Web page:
Uganda maintains the same Corruption Perception Index (CPI) Spot! What Uganda designs and what she reaps!  

Photo credit: Anti Corruption Coalition Uganda

Over the last two weeks, I interested myself in reading some of the best research papers, approaches and strategies on tackling corruption in Uganda and Africa at large. On the contrary, the approaches and solutions look smooth in design,  are desirable, achievable and, could as well qualify to be SMART.  However, why haven’t our best solutions taken Uganda out of the corruption vicious circle?

In the recently published 2017  Corruption Perception Index, Uganda ranked 151 out of the 180 countries. Unfortunately,  this poor performance is nothing new as the country has enjoyed the same SPOT  for the last four  CPI years.

As a country, we approximately have 10 agencies mandated to tackle corruption , but their contribution towards fighting graft  is not solid  since some of them could be duplicating each other’s work. These include: the Inspectorate of Government (IG), the Directorate of Public Prosecutions (DPP) and the Auditor General (AG) etc. A number of other bodies have functions closely related to anti-corruption action but hold mandates where corruption is but one element ,include the Directorate of Public Prosecution (DPP), Criminal Investigation Directorate (CID) and the Public Procurement and Disposal of Public Assets Authority (PPDA). The Directorate of Ethics and Integrity (DEI) coordinates anti-corruption policy and provides political leadership. All these bodies are in membership of the Inter Agency Forum (IAF) which provides a coordinating mechanism.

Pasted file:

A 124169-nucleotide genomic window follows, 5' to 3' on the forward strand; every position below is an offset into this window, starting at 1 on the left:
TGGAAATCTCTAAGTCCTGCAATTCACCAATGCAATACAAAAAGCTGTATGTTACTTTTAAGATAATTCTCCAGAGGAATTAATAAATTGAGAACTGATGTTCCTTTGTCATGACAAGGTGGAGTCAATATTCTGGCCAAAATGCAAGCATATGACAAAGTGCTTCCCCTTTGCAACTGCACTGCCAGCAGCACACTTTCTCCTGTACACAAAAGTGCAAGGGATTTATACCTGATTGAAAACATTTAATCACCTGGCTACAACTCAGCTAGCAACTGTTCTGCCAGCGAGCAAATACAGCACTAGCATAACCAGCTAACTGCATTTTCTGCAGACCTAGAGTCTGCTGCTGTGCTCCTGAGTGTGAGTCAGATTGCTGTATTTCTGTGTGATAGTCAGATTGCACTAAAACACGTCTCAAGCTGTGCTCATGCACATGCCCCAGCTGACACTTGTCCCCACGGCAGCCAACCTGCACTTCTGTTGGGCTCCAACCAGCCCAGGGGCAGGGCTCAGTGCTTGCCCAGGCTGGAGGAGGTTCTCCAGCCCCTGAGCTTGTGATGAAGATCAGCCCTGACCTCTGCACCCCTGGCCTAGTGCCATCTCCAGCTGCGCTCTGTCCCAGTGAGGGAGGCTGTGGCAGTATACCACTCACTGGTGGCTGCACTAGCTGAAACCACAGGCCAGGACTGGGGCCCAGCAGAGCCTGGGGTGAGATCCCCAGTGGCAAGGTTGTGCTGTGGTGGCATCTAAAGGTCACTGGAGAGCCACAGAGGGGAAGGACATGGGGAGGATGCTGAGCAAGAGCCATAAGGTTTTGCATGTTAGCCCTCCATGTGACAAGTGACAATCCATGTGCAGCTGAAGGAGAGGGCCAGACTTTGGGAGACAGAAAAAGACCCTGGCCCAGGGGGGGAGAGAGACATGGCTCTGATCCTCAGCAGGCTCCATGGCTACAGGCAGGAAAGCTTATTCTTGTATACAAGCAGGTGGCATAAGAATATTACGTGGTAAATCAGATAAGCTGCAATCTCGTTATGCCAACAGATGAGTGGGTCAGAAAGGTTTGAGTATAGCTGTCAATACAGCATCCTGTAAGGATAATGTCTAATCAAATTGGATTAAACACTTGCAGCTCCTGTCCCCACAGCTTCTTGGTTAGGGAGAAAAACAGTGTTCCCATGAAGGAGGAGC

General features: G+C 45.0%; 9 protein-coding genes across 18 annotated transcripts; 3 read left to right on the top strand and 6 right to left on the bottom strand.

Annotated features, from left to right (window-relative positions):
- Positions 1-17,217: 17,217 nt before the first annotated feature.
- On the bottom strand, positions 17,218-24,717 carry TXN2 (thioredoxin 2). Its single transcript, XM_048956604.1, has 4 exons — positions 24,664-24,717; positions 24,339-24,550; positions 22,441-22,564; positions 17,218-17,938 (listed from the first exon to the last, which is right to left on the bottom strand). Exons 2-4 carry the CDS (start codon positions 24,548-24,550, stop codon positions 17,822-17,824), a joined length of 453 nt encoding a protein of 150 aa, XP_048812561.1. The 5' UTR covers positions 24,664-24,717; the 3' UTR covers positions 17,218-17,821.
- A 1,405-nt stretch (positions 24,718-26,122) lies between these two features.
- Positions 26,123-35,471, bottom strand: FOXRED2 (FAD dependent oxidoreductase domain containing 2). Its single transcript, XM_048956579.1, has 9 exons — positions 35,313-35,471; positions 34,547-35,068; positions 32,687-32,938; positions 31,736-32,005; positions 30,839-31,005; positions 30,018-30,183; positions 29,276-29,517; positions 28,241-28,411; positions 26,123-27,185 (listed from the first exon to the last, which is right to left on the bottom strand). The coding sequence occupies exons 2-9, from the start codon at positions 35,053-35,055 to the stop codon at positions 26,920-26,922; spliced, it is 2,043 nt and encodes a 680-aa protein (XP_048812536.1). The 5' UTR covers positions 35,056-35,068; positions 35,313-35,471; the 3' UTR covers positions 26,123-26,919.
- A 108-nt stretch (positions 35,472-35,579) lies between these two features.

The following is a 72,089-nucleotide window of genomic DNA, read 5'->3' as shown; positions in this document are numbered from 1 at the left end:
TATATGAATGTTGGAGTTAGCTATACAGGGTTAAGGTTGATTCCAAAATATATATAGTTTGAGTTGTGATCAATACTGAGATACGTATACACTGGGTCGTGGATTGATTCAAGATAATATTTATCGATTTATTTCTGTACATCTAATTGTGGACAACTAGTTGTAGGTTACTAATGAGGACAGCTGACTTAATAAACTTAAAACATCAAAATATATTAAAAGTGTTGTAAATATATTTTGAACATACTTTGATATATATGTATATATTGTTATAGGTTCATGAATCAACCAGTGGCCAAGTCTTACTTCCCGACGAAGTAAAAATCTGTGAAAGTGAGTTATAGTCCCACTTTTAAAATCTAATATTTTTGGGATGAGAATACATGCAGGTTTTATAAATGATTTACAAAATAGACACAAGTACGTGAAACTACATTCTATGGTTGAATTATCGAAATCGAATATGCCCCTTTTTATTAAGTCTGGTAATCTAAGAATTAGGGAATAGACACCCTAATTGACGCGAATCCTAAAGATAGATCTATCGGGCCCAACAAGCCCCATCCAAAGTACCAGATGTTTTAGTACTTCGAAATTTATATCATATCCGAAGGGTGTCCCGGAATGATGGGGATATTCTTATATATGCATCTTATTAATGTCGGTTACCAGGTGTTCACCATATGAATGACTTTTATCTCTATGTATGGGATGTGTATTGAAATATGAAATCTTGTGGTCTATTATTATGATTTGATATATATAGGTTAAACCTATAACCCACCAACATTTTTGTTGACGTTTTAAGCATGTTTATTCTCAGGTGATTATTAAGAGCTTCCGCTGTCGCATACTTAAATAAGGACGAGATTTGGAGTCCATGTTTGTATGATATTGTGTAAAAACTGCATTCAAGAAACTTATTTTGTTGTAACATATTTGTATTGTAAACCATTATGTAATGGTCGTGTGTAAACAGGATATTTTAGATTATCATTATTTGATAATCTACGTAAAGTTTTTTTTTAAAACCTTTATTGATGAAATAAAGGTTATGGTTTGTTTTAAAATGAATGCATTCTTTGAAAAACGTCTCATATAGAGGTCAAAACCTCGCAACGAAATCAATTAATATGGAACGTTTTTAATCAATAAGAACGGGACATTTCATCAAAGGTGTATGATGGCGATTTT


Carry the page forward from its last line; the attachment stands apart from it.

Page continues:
Despite the availability of institutions,  a legal framework , and policy measures, Uganda’s performance remains dismal.  Uganda has subscribed to a number of international treaties and regional organisations whose operations have direct relevance for the manner in which accountability issues are addressed. These include: the United Nations Convention against Transnational Organised Crime 2000 (The Palermo Convention); United Nations Convention on the suppression of the financing of terrorism (1999); United Nations Convention against Corruption, the African Union Convention on Preventing and Combating Corruption, (2003)  and the East and Southern African Anti-Money Laundering Group (ESAAMLG).